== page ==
Over the last few years, Koei Tecmo and Gust have slowly been bringing more of the older PS3 and PS Vita Atelier games to modern systems including Nintendo Switch through DX or Deluxe releases. Having already played most of those through the PS Vita versions, I was glad to have new portable releases that didn’t have the massive technical issues from the PS Vita versions. Following the Atelier Dusk Trilogy Deluxe Pack and Atelier Arland Trilogy Deluxe Pack, Koei Tecmo surprised me with the announcement of the Atelier Mysterious Trilogy Deluxe Pack that includes Atelier Sophie: The Alchemist of the Mysterious Book DX, Atelier Firis: The Alchemist and the Mysterious Journey DX, and Atelier Lydie & Suelle: The Alchemists and the Mysterious Paintings DX with the first two making their debut on a Nintendo platform with the DX release.
When Koei Tecmo started properly bringing Gust games to Nintendo Switch alongside PlayStation and PC, I felt like we would only get newer games and the ship had sailed on getting the likes of Atelier Sophie, Blue Reflection, and the first Nights of Azure game that I enjoyed a lot. The Atelier Mysterious Trilogy Deluxe Pack announcement was definitely a welcome one because this brings the only Atelier games on PS4 and PC that weren’t on Nintendo Switch to the company’s hybrid system alongside Atelier Lydie & Suelle that was the first Atelier game on Nintendo Switch with a lot of technical issues when it launched back in 2018 in the West.
Atelier Sophie, the best entry point into the Atelier games before the Atelier Ryza games, is a great conversion here in its Atelier Sophie DX form. There are some slowdowns from the 30fps target when played handheld but I noticed almost no issues when playing it docked. Atelier Sophie’s original release targeted 60fps on PS4 and 30fps on PS Vita with the latter having a lot of slowdown issues so it was good to see the Nintendo Switch DX version of Atelier Sophie run much better. It also looks crisp when played docked and handheld with detailed character models and responsive menus. The environments are very simple and dated though just like on other platforms but the game itself has mostly aged well despite having originally released back in 2016 outside Japan.
Following Atelier Sophie DX, Atelier Firis DX on the Nintendo Switch is the game I was most concerned about. When I played Atelier Firis on PS4 a few years ago, it had a lot of performance issues and could barely run at a stable frame rate despite not even coming close to the 60fps target from Atelier Sophie. Atelier Firis was only fine on PS4 Pro at the time. Atelier Firis DX on Nintendo Switch is surprisingly a good conversion and it feels a lot better to play than the PS4 base and PS Vita versions in terms of stability. I still consider Atelier Firis the weakest game in the series across the last 6 years of games that I’ve played but the Nintendo Switch version isn’t a technical mess like I expected at least.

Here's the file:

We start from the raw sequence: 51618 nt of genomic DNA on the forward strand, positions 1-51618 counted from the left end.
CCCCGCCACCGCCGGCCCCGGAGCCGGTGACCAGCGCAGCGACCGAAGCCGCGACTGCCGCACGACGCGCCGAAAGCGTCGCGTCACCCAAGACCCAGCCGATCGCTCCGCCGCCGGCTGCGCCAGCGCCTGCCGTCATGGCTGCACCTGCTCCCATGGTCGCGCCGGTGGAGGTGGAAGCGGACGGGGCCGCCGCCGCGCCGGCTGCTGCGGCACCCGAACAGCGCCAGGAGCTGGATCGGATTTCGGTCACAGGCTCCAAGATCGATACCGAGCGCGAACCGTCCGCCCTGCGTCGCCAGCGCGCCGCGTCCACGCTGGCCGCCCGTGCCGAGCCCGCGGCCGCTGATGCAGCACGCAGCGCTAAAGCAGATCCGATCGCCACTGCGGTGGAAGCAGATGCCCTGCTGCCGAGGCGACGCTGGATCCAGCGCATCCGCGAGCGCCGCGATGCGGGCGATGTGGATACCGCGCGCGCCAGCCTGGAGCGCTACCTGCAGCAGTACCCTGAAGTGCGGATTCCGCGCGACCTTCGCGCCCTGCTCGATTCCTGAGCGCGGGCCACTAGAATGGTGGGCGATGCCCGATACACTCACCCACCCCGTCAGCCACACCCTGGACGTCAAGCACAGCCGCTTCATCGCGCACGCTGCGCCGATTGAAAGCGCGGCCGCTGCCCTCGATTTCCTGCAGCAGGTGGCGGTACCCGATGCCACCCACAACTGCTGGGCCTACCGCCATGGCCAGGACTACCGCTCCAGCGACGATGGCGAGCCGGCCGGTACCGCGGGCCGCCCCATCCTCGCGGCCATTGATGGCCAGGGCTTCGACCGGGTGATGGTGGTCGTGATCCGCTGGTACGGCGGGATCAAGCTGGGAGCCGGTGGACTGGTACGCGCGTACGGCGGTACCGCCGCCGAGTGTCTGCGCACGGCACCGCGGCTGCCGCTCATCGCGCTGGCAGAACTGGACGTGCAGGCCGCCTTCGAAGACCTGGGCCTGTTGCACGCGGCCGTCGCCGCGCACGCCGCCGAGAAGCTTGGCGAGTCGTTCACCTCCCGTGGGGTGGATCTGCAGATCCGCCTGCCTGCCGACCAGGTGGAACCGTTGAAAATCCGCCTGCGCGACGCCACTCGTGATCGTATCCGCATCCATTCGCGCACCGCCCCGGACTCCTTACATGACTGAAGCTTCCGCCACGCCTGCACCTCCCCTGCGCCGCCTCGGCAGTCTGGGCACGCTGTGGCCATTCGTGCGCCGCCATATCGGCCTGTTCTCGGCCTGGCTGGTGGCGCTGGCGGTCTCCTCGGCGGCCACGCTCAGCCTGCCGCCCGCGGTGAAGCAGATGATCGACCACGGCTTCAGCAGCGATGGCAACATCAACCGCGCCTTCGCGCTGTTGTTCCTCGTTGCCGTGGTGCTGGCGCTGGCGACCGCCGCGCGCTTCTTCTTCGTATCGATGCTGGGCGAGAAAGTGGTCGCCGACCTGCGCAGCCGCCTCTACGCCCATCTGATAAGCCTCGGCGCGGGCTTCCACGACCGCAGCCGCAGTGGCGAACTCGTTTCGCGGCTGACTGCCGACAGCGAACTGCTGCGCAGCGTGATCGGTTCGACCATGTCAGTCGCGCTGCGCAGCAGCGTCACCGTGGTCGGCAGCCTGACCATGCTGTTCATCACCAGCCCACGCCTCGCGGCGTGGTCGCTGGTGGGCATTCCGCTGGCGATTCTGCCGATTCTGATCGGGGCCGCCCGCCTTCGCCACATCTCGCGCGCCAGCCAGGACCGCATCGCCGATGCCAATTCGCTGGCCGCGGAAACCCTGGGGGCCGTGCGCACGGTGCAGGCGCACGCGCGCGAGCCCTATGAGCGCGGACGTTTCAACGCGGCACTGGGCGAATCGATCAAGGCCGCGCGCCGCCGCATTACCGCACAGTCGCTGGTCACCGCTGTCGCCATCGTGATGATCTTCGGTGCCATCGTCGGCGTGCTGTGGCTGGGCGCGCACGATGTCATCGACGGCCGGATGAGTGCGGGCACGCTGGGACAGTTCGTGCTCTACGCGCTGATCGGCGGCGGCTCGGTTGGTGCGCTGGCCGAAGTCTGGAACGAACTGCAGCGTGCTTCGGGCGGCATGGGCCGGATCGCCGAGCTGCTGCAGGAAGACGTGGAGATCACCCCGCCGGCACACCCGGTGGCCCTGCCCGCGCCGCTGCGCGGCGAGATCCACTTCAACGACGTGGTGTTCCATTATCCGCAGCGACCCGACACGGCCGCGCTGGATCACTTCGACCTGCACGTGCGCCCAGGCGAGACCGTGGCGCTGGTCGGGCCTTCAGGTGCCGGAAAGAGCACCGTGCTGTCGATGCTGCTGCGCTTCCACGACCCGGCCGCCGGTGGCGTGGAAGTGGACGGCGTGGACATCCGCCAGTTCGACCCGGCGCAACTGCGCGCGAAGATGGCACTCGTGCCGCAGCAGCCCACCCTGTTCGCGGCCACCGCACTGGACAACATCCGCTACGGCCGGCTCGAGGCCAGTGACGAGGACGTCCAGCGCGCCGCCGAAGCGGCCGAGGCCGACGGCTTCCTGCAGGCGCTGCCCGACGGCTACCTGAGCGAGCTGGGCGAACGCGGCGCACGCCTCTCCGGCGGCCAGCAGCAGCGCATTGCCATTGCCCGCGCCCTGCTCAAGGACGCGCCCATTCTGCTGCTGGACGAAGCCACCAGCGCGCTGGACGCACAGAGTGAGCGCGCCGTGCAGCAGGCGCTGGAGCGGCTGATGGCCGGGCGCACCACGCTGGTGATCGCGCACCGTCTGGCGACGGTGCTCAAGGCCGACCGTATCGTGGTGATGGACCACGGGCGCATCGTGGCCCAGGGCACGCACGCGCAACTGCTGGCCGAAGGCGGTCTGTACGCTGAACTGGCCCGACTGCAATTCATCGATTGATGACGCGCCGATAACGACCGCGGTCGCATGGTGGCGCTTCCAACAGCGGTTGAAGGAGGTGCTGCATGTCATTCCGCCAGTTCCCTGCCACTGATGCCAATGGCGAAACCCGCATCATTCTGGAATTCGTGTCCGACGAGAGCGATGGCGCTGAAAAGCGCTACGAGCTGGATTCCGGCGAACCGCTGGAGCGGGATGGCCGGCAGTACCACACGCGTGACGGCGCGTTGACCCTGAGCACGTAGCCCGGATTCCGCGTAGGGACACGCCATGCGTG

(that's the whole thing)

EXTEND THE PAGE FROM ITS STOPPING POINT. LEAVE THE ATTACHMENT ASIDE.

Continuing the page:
Since Atelier Lydie & Suelle’s release, Gust has improved with each new release on Nintendo Switch and both Atelier Ryza games are excellent on Nintendo’s hybrid system. For the Atelier Mysterious Trilogy Deluxe Pack, I was very curious to see how Atelier Sophie and Atelier Firis were brought over, but I was hoping Gust made some improvements to Atelier Lydie & Suelle. Thankfully, they did and while it isn’t a huge upgrade, it definitely feels like the Nintendo Switch version is now closer to the PS4 version than the PS Vita version overall.
The major changes I noticed comparing the original Atelier Lydie & Suelle and the DX version are better foliage, improved performance, better shadows (albeit with pop in), and support for video recording. I did notice some dithering in the image both docked and handheld for Atelier Lydie & Suelle DX. This is similar to the Atelier Ryza Nintendo Switch versions. Comparing a few more scenes between both games has been interesting with some showing reflections for smaller objects removed in the new release (even on PS4) and the addition of shadows to locations that had no shadows previously improving the overall look. ONe thing that didn’t change is the fact that Atelier Lydie & Suelle only has Japanese voice acting while both Atelier Sophie DX and Atelier Firis DX include dual audio.
Barring how the games look and run, each of the DX releases includes a photo mode, a digital artbook app that includes music and art from the games (with no screenshot or video recording functionality), quality of life improvements during battles, and also a plethora of DLC (but not all DLC) from the original releases. Each game also includes additional content not available in the originals which adds to the value of these re-releases or new ports in the case of the first two games on Nintendo Switch.
The Atelier Mysterious Trilogy Deluxe Pack on Nintendo Switch is an excellent value package and the improvements to Atelier Lydie & Suelle definitely are welcome. If you’ve never played the games in this trilogy before, the Nintendo Switch versions are worth it. Even if you already played the original Atelier Lydie & Suelle, the new DX version included here has enough improvements and the inclusion of not just DLC but new content in all three games makes this essential for Atelier fans.